During the plenty of the holiday season I am haunted by a footprint. The envelope containing the tracing arrived just after Thanksgiving 1956, when I was six years old. It bore the postmark of post WWII East Germany.
My father and uncle emigrated from Germany as boys, and came to the US. Letters traveled between them and their mother until the war and resumed once Germany was divided at the end of the war. we might get a birthday card, but always the holiday letter got through, letting us know what was most needed.
Dad removed the tracing of Grandma's foot from the airmail envelope carefully. Airmail paper was pale blue or white, and very thin and flimsy. I wanted to try my foot against the footprint of the Grandma I'd never met, but knew I'd be in trouble if I damaged it. Her foot had to be twice the length of mine and broad from walking everywhere she went.
Dad cut the outline out carefully and carried it to the Sears in downtown Milwaukee. I gazed at the Christmas displays as Dad slipped the footprint in shoe after shoe. Grandma knew the European sizes were different; hers was a 44. Dad found a sturdy brown pair in size 10 that he thought would last until next Christmas. Such ugly shoes for a gift, I thought. I felt she needed pretty slippers, so I asked to choose them.
I tucked the footprint into several pair, and found a softly shining black pair with red ribbon roses on top that were a perfect fit. Dad paid for our purchases, and asked for an empty cardboard box to pack the gifts we would send.
At home again, we placed things I took for granted into the box. Airmail stationary, toilet tissue, bars of soap, cannned vegetables and fruit, coffee and chocolate. To my six year old eyes, these were hardly the gifts I would have wanted. I couldn't imagine a world without these items readily available.
Dad placed the shoes on top ,and I added the beautiful slippers. He sealed the box with tape, wrapped it in brown paper, and tied it with string. he well sealed package was mailed the next day, sure to reach Grandma long before Christmas itself.
No matter how carefully dad sealed the box, it would have been opened and some things removed before
Grandma got it. It happened every year. Grandma would report empty spaces in the box he'd packed so tightly. Dad referred to it as "the price of doing business with those 'stunks'", in the East Zone government.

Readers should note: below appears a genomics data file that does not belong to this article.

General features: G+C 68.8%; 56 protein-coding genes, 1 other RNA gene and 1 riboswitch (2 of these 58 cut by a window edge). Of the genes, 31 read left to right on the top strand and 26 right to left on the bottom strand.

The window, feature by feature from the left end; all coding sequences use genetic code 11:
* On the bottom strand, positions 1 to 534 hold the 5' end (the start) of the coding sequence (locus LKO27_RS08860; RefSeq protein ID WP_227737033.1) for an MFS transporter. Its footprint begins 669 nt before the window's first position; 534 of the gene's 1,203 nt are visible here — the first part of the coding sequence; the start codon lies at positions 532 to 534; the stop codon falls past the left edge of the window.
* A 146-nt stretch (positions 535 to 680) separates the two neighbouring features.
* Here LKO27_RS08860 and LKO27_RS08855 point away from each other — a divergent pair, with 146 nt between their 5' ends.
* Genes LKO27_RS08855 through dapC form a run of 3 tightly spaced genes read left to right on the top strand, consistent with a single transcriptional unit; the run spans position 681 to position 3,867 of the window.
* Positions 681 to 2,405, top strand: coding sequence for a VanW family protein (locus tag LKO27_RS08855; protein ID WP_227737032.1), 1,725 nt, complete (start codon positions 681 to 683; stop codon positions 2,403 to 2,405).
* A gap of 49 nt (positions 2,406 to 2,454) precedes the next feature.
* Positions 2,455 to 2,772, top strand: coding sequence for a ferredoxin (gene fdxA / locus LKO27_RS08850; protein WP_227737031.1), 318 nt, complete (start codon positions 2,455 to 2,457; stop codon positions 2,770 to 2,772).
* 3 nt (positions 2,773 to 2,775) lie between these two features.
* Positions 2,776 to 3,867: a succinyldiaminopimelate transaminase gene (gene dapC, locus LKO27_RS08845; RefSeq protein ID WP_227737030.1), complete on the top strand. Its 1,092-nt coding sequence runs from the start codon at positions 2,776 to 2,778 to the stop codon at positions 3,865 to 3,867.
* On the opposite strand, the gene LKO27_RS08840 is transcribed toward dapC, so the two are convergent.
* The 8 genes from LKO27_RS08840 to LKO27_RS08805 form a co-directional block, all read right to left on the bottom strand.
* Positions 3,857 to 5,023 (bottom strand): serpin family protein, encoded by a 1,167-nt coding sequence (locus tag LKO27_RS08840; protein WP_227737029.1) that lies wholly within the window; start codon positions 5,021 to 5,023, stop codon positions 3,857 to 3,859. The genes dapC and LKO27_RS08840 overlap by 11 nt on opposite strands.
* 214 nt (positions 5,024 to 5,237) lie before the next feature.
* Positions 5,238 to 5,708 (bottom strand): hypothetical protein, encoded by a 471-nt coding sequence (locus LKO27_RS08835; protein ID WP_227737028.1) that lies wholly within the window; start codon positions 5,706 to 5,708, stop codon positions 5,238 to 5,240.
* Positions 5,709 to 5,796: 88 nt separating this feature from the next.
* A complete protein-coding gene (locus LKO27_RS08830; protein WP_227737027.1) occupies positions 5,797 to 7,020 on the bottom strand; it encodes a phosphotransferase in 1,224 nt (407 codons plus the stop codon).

He always packed extra food to make up for the pilfering. I was outraged anyone would steal Grandma's things. Dad said the items were taken for personal use or traded on the Black Market. I imagined a black painted store, with blackened windows where people met at night to trade for things they needed. It sounded so ominous when my parents discussed it; it had to be a terrible place.
I wondered if her wonderful slippers had been stolen. I sat quietly next to the piles of presents under our tree as Dad read and translated her letter. She was happy with the gifts, especially the coffee and chocolate, which she coud not buy there. She didn't mention any hardships directly in her letter. If she had criticised her situation, her letter would have been discarded after it had been read by the officials censoring the mail.
It seemed the reading of the letter slowed time itself. I tried hard to sit still as Dad went on paragraph by paragraph. Finally he read the last page. I recognised "Danke" as thank you, and "Hausshoes" as slippers.The Christmas tree sparkled, wavered and danced through my tears of relief. Grandma had her slippers, and I had my first Christmas when the needs of others truly impacted my life.
The memory of Grandma's footprint on flimsy airmail paper has visited me every holiday season since. I realize I am so blessed to have what I do, both material goods and freedom. I remember the needs of others, and donate to food and toy drives. This year I remember as I get ready to seal a brown cardboard box for a special soldier I know. I give thanks for his service to protect my freedoms, the ones Grandma lost, not to be regained in her lifetime.